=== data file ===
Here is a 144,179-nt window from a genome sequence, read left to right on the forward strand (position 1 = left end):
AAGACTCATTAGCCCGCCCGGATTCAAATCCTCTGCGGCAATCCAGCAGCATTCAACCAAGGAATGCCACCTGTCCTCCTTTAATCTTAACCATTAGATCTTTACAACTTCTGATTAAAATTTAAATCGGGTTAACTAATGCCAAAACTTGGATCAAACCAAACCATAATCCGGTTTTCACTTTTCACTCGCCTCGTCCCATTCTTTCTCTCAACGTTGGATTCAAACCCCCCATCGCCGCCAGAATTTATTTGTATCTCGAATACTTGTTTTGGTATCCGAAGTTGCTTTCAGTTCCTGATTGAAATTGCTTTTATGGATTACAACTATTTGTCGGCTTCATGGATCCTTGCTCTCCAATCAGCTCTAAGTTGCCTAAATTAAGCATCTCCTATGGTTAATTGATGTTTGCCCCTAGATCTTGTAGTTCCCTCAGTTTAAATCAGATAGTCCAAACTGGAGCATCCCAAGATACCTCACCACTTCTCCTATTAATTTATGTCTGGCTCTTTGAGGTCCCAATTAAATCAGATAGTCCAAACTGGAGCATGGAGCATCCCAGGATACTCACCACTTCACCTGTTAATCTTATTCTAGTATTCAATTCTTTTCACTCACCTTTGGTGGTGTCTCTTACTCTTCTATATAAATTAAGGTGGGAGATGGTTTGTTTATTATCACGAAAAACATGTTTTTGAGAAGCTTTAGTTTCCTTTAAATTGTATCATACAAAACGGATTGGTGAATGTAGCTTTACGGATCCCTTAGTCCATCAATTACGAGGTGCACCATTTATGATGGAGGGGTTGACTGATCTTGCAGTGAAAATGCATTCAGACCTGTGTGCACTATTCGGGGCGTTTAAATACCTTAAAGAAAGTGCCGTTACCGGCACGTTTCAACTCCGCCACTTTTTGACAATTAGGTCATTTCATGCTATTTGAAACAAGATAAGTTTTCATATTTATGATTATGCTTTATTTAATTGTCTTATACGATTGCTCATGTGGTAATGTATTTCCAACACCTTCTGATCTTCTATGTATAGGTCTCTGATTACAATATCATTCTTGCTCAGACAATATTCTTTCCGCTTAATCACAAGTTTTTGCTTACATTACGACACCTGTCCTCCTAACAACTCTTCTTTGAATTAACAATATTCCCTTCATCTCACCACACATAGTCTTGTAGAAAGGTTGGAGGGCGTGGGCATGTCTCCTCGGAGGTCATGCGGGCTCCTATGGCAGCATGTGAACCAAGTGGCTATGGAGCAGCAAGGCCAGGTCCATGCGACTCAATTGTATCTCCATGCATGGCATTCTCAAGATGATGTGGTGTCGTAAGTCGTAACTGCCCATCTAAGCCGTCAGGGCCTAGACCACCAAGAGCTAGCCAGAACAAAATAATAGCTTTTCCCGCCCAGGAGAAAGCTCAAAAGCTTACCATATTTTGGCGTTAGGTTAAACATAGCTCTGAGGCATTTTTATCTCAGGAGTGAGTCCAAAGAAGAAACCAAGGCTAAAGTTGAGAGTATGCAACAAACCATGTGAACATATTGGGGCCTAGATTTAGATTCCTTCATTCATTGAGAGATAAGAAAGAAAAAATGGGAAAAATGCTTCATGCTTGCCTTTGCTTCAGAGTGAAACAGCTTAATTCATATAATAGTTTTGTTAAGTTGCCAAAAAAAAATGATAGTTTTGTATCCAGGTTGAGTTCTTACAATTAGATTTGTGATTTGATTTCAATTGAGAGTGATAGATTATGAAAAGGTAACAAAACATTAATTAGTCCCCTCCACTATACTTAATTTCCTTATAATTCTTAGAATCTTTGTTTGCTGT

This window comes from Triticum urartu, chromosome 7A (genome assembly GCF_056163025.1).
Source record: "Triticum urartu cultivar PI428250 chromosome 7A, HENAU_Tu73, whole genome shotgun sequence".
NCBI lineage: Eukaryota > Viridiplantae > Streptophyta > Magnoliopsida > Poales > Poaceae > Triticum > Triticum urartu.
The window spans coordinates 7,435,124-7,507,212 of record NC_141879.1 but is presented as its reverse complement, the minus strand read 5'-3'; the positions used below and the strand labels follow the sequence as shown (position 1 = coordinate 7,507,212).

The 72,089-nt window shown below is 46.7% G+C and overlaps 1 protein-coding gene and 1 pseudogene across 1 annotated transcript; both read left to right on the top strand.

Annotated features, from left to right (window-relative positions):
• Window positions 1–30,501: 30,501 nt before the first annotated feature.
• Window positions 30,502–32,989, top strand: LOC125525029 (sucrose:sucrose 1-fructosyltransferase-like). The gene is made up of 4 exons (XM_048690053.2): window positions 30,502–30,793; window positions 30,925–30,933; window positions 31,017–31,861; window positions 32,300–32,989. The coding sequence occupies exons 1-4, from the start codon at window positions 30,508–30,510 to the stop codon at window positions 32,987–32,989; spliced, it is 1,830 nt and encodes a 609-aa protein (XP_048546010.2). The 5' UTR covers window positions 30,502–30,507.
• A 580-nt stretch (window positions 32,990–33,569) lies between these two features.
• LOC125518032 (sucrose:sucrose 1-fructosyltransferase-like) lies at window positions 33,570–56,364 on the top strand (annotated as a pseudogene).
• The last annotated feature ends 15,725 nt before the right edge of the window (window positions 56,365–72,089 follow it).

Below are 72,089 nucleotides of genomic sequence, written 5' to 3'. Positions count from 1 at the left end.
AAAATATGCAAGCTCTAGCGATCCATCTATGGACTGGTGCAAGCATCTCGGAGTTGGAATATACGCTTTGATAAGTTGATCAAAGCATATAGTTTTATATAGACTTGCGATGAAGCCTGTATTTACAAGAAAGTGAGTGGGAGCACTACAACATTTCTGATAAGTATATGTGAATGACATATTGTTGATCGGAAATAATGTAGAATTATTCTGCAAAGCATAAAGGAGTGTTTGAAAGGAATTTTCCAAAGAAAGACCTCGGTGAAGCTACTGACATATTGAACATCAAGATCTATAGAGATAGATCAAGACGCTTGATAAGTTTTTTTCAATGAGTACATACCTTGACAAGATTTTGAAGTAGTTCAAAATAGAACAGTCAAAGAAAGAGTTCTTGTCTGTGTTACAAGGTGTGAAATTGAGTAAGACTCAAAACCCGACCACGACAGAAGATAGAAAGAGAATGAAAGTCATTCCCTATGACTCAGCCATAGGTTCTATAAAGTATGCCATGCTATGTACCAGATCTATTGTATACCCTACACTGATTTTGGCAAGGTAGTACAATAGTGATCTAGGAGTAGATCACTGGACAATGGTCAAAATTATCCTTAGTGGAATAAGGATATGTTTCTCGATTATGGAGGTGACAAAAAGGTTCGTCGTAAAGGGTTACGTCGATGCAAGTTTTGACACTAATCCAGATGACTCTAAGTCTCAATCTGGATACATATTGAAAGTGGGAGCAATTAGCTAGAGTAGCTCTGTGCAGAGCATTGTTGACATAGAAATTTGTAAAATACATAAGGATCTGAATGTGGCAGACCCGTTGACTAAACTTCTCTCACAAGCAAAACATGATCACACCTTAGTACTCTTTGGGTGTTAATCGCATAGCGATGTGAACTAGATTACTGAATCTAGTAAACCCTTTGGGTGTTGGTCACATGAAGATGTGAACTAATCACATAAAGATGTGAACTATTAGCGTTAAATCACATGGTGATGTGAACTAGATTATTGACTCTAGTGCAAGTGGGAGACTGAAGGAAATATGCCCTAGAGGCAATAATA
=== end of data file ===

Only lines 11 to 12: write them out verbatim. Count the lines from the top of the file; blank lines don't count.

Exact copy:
• A 580-nt stretch (window positions 32,990–33,569) lies between these two features.
• LOC125518032 (sucrose:sucrose 1-fructosyltransferase-like) lies at window positions 33,570–56,364 on the top strand (annotated as a pseudogene).